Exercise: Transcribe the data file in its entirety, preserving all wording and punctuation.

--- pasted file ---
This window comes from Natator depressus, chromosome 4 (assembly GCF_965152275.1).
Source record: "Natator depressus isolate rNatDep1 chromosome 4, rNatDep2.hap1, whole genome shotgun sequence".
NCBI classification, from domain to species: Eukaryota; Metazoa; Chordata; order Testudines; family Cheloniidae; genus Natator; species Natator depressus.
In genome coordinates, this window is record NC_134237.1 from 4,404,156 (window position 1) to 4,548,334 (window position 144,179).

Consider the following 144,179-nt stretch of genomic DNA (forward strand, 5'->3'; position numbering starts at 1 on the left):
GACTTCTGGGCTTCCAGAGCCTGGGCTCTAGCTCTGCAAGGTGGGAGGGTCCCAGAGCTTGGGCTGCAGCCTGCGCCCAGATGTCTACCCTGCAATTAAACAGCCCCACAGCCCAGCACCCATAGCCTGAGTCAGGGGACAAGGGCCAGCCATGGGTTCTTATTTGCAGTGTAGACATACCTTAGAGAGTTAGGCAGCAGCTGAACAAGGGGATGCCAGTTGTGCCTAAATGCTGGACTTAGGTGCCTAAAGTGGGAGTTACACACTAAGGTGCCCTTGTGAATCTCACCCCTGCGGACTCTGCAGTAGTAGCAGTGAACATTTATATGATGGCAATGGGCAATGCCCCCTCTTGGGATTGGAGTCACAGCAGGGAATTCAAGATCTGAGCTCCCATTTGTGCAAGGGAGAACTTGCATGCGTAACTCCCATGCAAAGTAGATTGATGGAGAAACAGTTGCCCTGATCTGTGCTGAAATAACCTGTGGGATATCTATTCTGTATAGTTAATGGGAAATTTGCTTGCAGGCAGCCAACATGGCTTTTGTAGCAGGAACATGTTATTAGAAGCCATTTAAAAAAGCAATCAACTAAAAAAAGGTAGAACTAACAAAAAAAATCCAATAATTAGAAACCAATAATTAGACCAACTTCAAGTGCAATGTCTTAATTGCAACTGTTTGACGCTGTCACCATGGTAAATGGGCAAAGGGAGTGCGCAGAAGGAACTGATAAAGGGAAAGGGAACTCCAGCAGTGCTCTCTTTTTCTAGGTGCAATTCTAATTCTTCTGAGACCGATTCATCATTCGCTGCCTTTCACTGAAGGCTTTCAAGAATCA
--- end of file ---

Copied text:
This window comes from Natator depressus, chromosome 4 (assembly GCF_965152275.1).
Source record: "Natator depressus isolate rNatDep1 chromosome 4, rNatDep2.hap1, whole genome shotgun sequence".
NCBI classification, from domain to species: Eukaryota; Metazoa; Chordata; order Testudines; family Cheloniidae; genus Natator; species Natator depressus.
In genome coordinates, this window is record NC_134237.1 from 4,404,156 (window position 1) to 4,548,334 (window position 144,179).

Consider the following 144,179-nt stretch of genomic DNA (forward strand, 5'->3'; position numbering starts at 1 on the left):
GACTTCTGGGCTTCCAGAGCCTGGGCTCTAGCTCTGCAAGGTGGGAGGGTCCCAGAGCTTGGGCTGCAGCCTGCGCCCAGATGTCTACCCTGCAATTAAACAGCCCCACAGCCCAGCACCCATAGCCTGAGTCAGGGGACAAGGGCCAGCCATGGGTTCTTATTTGCAGTGTAGACATACCTTAGAGAGTTAGGCAGCAGCTGAACAAGGGGATGCCAGTTGTGCCTAAATGCTGGACTTAGGTGCCTAAAGTGGGAGTTACACACTAAGGTGCCCTTGTGAATCTCACCCCTGCGGACTCTGCAGTAGTAGCAGTGAACATTTATATGATGGCAATGGGCAATGCCCCCTCTTGGGATTGGAGTCACAGCAGGGAATTCAAGATCTGAGCTCCCATTTGTGCAAGGGAGAACTTGCATGCGTAACTCCCATGCAAAGTAGATTGATGGAGAAACAGTTGCCCTGATCTGTGCTGAAATAACCTGTGGGATATCTATTCTGTATAGTTAATGGGAAATTTGCTTGCAGGCAGCCAACATGGCTTTTGTAGCAGGAACATGTTATTAGAAGCCATTTAAAAAAGCAATCAACTAAAAAAAGGTAGAACTAACAAAAAAAATCCAATAATTAGAAACCAATAATTAGACCAACTTCAAGTGCAATGTCTTAATTGCAACTGTTTGACGCTGTCACCATGGTAAATGGGCAAAGGGAGTGCGCAGAAGGAACTGATAAAGGGAAAGGGAACTCCAGCAGTGCTCTCTTTTTCTAGGTGCAATTCTAATTCTTCTGAGACCGATTCATCATTCGCTGCCTTTCACTGAAGGCTTTCAAGAATCA